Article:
Veraison is the moment that “we let Mother Nature do her job.”

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Today on Bele Casel’s Facebook, Luca posted the photo above and the passage below. “We’ll step aside,” he wrote, “And we’ll let Mother Nature do her job.”

Veraison, one of the most important moments of the vine’s vegetative cycle, is the onset of ripening. In a lot of ways, as Luca notes above and as you’ll see in the passage below, it’s the moment that the grape grower “steps aside,” as Luca wrote. At this point forward, when the grapes change color, the grape grower can’t do much more to “guide” the vines as they achieve full ripening. For red grapes, the berries turn from green to red. For white grapes, they lose their light green color and take on a their golden green color. It’s also the moment that the size of the berries is determined, which is also extremely important for the quality of the vintage.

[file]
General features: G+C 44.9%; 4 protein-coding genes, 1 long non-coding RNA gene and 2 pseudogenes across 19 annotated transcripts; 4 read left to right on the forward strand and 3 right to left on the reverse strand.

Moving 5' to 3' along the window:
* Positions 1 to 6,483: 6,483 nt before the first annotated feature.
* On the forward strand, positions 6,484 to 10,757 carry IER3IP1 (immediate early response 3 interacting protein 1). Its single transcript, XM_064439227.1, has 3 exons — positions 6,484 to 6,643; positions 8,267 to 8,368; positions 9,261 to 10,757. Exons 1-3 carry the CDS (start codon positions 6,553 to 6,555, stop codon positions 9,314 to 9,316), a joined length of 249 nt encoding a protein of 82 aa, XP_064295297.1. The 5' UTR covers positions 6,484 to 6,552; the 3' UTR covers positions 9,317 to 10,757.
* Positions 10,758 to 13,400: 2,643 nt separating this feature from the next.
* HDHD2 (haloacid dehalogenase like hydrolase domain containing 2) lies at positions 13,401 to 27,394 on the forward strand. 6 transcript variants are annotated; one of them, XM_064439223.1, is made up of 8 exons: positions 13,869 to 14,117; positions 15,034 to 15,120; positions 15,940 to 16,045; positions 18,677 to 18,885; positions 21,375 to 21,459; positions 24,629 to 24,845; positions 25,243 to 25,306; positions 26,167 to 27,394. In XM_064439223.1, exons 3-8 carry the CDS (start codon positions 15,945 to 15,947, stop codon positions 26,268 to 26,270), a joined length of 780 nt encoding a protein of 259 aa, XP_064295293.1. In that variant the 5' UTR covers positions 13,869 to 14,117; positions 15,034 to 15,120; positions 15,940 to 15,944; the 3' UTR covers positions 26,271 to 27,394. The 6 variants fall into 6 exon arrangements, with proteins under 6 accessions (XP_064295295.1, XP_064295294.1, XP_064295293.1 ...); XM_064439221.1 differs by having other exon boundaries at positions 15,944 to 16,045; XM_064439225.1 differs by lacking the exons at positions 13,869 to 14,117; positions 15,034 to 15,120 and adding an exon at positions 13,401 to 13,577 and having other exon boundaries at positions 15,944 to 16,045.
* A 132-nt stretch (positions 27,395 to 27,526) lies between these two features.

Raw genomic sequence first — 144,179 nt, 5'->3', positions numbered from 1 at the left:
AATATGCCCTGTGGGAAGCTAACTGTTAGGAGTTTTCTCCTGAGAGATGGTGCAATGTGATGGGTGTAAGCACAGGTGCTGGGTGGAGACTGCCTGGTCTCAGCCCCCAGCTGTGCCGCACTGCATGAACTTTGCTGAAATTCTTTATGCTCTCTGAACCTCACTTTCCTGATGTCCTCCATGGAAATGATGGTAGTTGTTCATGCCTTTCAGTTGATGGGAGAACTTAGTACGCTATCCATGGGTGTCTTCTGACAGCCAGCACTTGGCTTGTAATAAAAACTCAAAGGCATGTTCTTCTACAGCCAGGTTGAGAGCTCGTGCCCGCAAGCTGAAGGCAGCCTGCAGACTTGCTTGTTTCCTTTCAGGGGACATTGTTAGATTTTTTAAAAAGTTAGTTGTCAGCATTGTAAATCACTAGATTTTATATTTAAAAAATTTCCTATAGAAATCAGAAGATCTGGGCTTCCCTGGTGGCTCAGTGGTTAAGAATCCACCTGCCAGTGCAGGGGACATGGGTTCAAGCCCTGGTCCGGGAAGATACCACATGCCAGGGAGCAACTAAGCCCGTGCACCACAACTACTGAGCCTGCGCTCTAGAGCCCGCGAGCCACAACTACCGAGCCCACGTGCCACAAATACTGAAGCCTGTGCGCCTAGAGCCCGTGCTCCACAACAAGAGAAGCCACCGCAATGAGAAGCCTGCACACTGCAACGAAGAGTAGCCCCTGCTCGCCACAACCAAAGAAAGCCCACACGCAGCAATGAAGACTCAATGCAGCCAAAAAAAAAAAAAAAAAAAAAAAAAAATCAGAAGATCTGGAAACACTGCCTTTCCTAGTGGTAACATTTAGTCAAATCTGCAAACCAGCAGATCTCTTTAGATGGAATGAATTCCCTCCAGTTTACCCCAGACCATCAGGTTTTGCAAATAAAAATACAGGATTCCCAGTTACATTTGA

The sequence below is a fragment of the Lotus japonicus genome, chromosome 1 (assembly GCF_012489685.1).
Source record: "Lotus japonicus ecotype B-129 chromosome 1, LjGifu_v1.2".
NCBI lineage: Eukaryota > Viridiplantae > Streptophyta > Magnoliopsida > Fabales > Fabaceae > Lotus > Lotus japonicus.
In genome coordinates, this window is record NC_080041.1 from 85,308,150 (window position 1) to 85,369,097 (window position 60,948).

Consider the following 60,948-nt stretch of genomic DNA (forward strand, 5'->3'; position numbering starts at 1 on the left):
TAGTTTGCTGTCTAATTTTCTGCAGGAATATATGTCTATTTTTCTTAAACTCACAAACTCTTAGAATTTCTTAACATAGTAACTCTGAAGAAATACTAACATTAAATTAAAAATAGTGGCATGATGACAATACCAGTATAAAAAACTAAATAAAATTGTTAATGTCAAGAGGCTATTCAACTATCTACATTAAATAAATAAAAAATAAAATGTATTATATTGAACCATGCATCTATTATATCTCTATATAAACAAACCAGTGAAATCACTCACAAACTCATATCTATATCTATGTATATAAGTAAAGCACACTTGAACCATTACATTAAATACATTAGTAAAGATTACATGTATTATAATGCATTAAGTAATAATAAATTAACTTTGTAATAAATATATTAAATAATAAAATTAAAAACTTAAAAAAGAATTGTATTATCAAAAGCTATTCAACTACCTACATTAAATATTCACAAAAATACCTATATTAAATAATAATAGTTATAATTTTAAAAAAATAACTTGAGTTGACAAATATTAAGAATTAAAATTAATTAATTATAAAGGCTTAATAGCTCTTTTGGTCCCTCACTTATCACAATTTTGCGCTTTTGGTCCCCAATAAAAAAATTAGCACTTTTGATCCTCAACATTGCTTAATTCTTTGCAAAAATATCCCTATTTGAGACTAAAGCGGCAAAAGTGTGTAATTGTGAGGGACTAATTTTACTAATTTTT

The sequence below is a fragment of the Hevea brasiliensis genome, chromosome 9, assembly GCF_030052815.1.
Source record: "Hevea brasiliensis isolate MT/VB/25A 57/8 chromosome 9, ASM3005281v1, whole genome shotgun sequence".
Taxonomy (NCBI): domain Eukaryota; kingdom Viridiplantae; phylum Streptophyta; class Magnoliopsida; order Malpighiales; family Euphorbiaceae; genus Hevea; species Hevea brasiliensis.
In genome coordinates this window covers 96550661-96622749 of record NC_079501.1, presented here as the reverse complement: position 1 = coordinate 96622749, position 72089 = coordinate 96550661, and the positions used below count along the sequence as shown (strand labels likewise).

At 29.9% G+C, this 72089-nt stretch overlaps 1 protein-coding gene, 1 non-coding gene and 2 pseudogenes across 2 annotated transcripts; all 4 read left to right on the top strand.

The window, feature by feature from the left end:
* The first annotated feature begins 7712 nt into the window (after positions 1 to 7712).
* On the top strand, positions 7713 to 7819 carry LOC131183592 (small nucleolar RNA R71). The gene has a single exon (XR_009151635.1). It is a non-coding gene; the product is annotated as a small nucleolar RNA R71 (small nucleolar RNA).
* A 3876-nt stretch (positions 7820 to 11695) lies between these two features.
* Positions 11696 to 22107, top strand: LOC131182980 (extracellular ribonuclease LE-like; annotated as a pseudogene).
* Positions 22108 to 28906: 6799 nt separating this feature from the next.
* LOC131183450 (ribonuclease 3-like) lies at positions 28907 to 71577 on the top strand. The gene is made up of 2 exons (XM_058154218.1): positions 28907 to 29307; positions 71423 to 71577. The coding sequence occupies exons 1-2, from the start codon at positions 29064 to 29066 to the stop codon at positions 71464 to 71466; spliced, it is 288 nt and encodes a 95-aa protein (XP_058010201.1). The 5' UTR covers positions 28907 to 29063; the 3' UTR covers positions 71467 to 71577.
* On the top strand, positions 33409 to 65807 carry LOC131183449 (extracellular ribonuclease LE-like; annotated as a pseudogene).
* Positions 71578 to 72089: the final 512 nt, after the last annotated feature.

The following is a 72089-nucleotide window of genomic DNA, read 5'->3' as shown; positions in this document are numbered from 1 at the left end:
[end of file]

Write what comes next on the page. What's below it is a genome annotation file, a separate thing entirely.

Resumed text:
The following post comes from the Treviso chapter of the Italian Federation of Independent Grape Growers. The photo as well. (English translation by our blogmaster.)

It’s such an exciting and emotional moment for us, like any grape grower. Thank you for sharing it with us!

Technically it’s called veraison [editor’s note: a French term; inviatura in Italian]. It’s one of the phases of grape ripening: The fist moment in which the berries lose their green color and they begin their journey toward full ripening. During this phase, they reveal their character. It’s a highly emotional moment. You could almost call it a “point of contact” between vine and humankind. In moments like this, you have a palpable sense that the vine is life. It’s almost like an EKG when the beep starts to follow your heart beat. In this moment, the grapes begin to “light up” slowly in the vineyard like a thousand little lamps. And it marks the last phase of the vintage.

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